Grand Canyon airline collision, June 30, 1956

[2008] Today’s the 52nd anniversary of a horrendous accident in the air over the Grand Canyon. Two airliners collided, and 128 people died.

In 1956 there was no national radar system. When commercial flights left airports, often the only contact they had with any form of air traffic control was when the pilots radioed in for weather information, or for landing instructions. Especially there was no system to avoid collisions. As this 2006 story in the Deseret News (Salt Lake City) relates, the modern air traffic control system was spurred mightily by this tragedy.

About 9 a.m. Saturday, June 30, [1956], the TWA flight bound for Kansas City, Mo., and the United flight bound for Chicago left Los Angeles International Airport within three minutes of each other. The TWA flight, carrying 70 people, filed a flight plan to cruise at 19,000 feet. The United flight, with 58 people on board, planned to cruise at 21,000 feet.

About 20 minutes into the flight, TWA pilot Capt. Jack Gandy requested permission to climb to 21,000 feet. An air traffic controller in Salt Lake City turned down Gandy’s request. Then Gandy asked to fly “1,000 on top,” meaning at least a thousand feet above the clouds, which that morning were billowing as high as 30,000 feet. That request was granted.

By the time both planes were over the Grand Canyon, the pilots were flying in and out of the clouds, on visual flight rules and off their prescribed flight plans, apparently typical in those days as pilots veered off course to play tour guide.

No one knows exactly what happened.

It was the last big accident before instigation of the “black box,” so investigators had to piece together details from debris on the ground.

They decided that the left wing and propeller of the United plane hit the center fin of the TWA’s tail and cut through the fuselage, sending Flight 2 nose-first into the canyon, two miles south of the juncture of the Colorado and Little Colorado rivers. The United DC- 7, which had lost most of its left wing, began spiraling down. Capt. Robert Shirley radioed Salt Lake City a garbled message that controllers understood only after they slowed down the recording: “Salt Lake, ah, 718 . . . we are going in.” Flight 718 smashed into a cliff on Chuar Butte.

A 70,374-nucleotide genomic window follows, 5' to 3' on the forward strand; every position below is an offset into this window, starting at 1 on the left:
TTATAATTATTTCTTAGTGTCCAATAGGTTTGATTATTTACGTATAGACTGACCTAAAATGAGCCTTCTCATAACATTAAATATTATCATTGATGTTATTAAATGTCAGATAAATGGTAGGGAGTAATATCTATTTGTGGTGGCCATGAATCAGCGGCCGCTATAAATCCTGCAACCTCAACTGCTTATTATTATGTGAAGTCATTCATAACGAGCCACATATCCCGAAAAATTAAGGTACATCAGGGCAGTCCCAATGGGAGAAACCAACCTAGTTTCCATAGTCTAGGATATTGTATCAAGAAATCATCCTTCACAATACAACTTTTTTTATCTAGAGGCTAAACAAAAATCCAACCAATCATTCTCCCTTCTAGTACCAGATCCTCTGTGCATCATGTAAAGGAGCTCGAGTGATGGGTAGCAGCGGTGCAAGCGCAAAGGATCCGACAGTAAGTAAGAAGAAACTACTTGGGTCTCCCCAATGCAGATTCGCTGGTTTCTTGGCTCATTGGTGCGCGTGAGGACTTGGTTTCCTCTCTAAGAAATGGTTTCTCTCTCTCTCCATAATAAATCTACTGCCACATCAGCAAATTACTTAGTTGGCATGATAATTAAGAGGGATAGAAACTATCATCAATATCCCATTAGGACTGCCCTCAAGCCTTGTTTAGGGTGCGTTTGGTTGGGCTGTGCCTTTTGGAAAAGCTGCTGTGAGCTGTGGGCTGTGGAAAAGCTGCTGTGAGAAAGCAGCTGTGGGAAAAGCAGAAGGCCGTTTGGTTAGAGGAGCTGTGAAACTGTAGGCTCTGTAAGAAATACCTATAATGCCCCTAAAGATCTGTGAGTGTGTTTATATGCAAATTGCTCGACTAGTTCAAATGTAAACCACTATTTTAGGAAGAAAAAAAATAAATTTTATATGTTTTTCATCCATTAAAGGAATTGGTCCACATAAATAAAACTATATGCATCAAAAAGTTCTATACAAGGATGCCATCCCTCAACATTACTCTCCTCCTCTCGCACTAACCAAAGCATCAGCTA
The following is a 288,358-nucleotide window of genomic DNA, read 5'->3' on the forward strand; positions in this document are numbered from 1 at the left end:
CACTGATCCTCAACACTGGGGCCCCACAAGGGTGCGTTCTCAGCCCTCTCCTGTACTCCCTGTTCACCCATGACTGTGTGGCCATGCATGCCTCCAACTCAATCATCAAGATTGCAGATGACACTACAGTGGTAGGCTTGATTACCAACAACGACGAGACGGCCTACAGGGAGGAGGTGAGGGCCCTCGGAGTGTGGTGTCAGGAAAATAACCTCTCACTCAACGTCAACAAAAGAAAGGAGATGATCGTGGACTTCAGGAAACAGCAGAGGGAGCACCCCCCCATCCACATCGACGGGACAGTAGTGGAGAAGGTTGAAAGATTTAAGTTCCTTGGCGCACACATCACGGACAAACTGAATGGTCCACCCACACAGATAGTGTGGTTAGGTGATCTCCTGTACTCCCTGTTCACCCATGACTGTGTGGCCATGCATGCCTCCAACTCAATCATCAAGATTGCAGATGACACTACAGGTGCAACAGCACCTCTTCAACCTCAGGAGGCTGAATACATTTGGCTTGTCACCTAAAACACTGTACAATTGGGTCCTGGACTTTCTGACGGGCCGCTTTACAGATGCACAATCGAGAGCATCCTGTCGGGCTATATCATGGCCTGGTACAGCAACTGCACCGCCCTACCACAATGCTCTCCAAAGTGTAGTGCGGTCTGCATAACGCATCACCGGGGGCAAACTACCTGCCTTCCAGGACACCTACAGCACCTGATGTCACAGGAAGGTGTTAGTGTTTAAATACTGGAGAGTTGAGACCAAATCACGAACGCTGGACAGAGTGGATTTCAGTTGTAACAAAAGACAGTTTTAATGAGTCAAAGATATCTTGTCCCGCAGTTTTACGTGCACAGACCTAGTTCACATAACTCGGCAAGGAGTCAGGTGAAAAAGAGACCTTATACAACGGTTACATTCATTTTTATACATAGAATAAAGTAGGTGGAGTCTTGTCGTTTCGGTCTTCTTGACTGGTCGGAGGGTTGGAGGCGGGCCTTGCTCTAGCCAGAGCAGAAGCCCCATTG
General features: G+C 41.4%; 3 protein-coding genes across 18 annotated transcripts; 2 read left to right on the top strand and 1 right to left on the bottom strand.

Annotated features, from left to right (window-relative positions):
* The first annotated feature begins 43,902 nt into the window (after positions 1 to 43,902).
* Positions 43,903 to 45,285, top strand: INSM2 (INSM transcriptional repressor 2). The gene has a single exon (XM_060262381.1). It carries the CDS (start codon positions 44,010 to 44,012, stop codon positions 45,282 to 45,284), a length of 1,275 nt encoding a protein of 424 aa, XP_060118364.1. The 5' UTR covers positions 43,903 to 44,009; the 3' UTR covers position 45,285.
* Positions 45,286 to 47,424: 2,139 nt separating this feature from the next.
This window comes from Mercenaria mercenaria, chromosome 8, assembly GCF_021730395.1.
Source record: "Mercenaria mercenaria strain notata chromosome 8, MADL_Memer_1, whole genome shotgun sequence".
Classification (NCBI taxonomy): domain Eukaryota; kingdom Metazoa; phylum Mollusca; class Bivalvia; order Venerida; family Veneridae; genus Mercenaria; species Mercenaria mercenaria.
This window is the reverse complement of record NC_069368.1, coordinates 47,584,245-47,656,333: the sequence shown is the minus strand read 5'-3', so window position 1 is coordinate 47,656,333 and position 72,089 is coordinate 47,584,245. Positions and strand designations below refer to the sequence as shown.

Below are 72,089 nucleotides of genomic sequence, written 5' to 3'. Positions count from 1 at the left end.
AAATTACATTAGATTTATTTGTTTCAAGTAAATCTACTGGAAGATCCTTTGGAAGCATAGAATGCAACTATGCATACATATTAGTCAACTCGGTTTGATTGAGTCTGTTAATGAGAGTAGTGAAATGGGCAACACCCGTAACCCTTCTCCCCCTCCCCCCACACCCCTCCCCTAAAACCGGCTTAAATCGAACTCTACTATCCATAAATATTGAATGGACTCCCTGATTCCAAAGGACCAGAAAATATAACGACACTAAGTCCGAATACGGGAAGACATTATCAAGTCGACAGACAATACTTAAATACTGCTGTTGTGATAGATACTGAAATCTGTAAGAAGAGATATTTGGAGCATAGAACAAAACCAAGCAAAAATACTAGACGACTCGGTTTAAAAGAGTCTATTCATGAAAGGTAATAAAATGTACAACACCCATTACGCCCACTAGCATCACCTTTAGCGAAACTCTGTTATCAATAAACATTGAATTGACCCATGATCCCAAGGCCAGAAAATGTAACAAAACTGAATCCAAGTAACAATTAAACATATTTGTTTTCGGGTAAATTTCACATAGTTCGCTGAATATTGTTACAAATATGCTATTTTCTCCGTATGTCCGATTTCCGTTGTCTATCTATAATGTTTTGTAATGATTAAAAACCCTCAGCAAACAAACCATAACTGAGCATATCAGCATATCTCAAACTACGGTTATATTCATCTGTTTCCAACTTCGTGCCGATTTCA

The accident plays a key role in a Tony Hillerman mystery, Skeleton Man — Hillerman writes about two Navajo Nation policemen.

I’m thinking of the crash today for two reasons. I’m off for a tour of canyons, including both rims of the Grand Canyon, in the next two weeks. The last time I was there was 1986, with the President’s Commission on Americans Outdoors. We flew in on a Twin Otter, coming up from Phoenix, over the Roosevelt Dam, up over the Mogollon Rim, over the Glen Canyon Recreation area and stopping it Page. From Page to Grand Canyon, we took full advantage of the huge windows in the Otter — seeing first hand the sights that the controversial tourist flights were designed to reveal. Safety was a key concern, and we talked about it constantly with the pilots.

A few weeks later, on June 18, 1986, that DeHavilland Twin Otter collided with a Bell Jet Ranger helicopter over the Canyon. 25 people died in that crash.

I have flown over the Canyon a dozen times since then — no longer will airliners dip down to give passengers a better view, not least because airliners cruise tens of thousands of feet higher now than they did then. I think of those airplane accidents every time I see the Canyon.

We’re driving in. We’ll spend a day and a half on the South Rim, and another couple of nights on the North Rim. We’re taking our time on the ground. But if we had time, and we could afford it, I’d love to get up in an airplane or helicopter to see the Canyon from the air again.

7 Responses to Grand Canyon airline collision, June 30, 1956

  1. […] Overflights in the area, in Grand Canyon, in Glen Canyon NRA, over Rainbow Bridge, and other sights and recreation locations remains a tough issue, for economic, noise pollution, and safety reasons.  See this article from the 2011 Navajo Times on a hearing to develop a Navajo Nation position on flights; see my earlier post on airplane collisions in the Grand Canyon. […]


  2. Ed Darrell says:

    Buried in the film files, Mike. Not sure I could get to them in any rational time.

    I’m sure others got better shots, too.

    What are you looking for? Anything in particular?

    I do recall well that I could not capture the best views — the elk running along the Mogollon Rim as we swooped over them, for example, or the people on the Roosevelt Dam when we flew over. And no photo would do justice to the most disturbing view I had — the 30-foot ponderosa rocketing through the railroad tracks outside one of the inns on the South Rim (which must have been cut down since the trains are running again).


  3. Mike McComb says:

    Great story on the 1956 accident. As a pilot for Grand Canyon Airlines I am wondering if you have copies of photos you may have taken on your 1986 flight from Phoenix?


  4. […] Canyon airplane disaster, June 30, 1956 This is completely an encore post from a year ago today; still thinking about those airplanes and the Grand […]


  5. bernarda says:

    If you like Tony Hillerman, you should also like James Doss.


  6. Ed Darrell says:

    The Skywalk is in the west part of the Canyon, closer to Las Vegas.

    If it were a lot closer, I’d be tempted. But they’re charging north of $50 to get on the walk, and they prohibit the use of cameras. I can do without that.


  7. mpb says:

    1956 airline disaster at Grand Canyon – has another reference

    Will you give the skywalk a try?


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